Stargazers set sights on meteors (starting August 11)
By James Urquhart http://news.bbc.co.uk/2/hi/science/nature/6940962.stm
The Perseid meteor shower is an annual event Shooting stars are set to grace the night sky with a spectacularlight display this weekend. The annual Perseid meteor shower will reach its peak during the early hours of Monday, but it will be visible from Saturday night until Tuesday morning. The celestial show will be most apparent in the north-eastern part ofthe sky near the Perseus constellation.If the skies remain clear, it will offer stargazers the bestopportunity for a few years to see the Perseids. The shower this year coincides with a new Moon, providing skywatchers with the dark skies necessary for excellent observingconditions . . .
Meteor shower visible on April 21The Philippine Star 04/15/2007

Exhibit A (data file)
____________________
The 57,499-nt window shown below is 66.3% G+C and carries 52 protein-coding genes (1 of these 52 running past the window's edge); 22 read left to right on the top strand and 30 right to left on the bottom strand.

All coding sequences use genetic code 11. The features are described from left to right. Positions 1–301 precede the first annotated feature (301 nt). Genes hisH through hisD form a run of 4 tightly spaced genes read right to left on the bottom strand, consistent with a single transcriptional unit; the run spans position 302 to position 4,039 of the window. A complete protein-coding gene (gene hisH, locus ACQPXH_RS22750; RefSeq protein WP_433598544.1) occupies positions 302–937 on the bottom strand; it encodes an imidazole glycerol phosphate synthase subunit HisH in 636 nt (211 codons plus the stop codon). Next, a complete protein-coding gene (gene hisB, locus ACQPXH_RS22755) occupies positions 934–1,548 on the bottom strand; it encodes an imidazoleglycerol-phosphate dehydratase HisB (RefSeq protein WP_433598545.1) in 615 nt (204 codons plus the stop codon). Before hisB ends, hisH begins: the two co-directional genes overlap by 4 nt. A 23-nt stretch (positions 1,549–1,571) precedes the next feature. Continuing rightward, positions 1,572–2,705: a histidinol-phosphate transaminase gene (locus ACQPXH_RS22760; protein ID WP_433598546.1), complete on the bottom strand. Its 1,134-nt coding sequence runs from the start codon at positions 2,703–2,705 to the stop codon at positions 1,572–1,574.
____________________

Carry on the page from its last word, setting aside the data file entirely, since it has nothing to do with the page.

If the evening sky permits, star gazers should watch out for meteorshowers on the night of April 21 up to early morning the next day,the Philippine Atmospheric, Geophysical and Astronomical ServicesAdministration (Pagasa) said yesterday. Every year in late April, the earth passes through the dusty tail of Comet Thatcher, causing a strong meteor shower known as the Lyrids. "The best time to look, no matter where you live, is during the hoursbefore dawn on Saturday morning, April 22. If you wake before 2 a.m.and watch the sky until sunrise, you can expect to see at least adozen meteors," according to spaceweather.com."Counts typically range from five to 20 meteors per hour. Observersin the country will see more than observers in the city," it added.Pagasa said the Lyrids, the oldest known meteor shower, has beenobserved for more than 2,600 years. Chinese records say "stars felllike rain" in the shower of 687 B.C. In recent times, however, theLyrids have generally been weak. This year, the shower peaks on the night of April 21 up to the earlymorning of April 22. However, according to the National Aeronautics and SpaceAdministration (NASA), there is going to be a nearly full moon thisApril 22, making it hard for meteor lovers to see faint meteors. –Helen Flores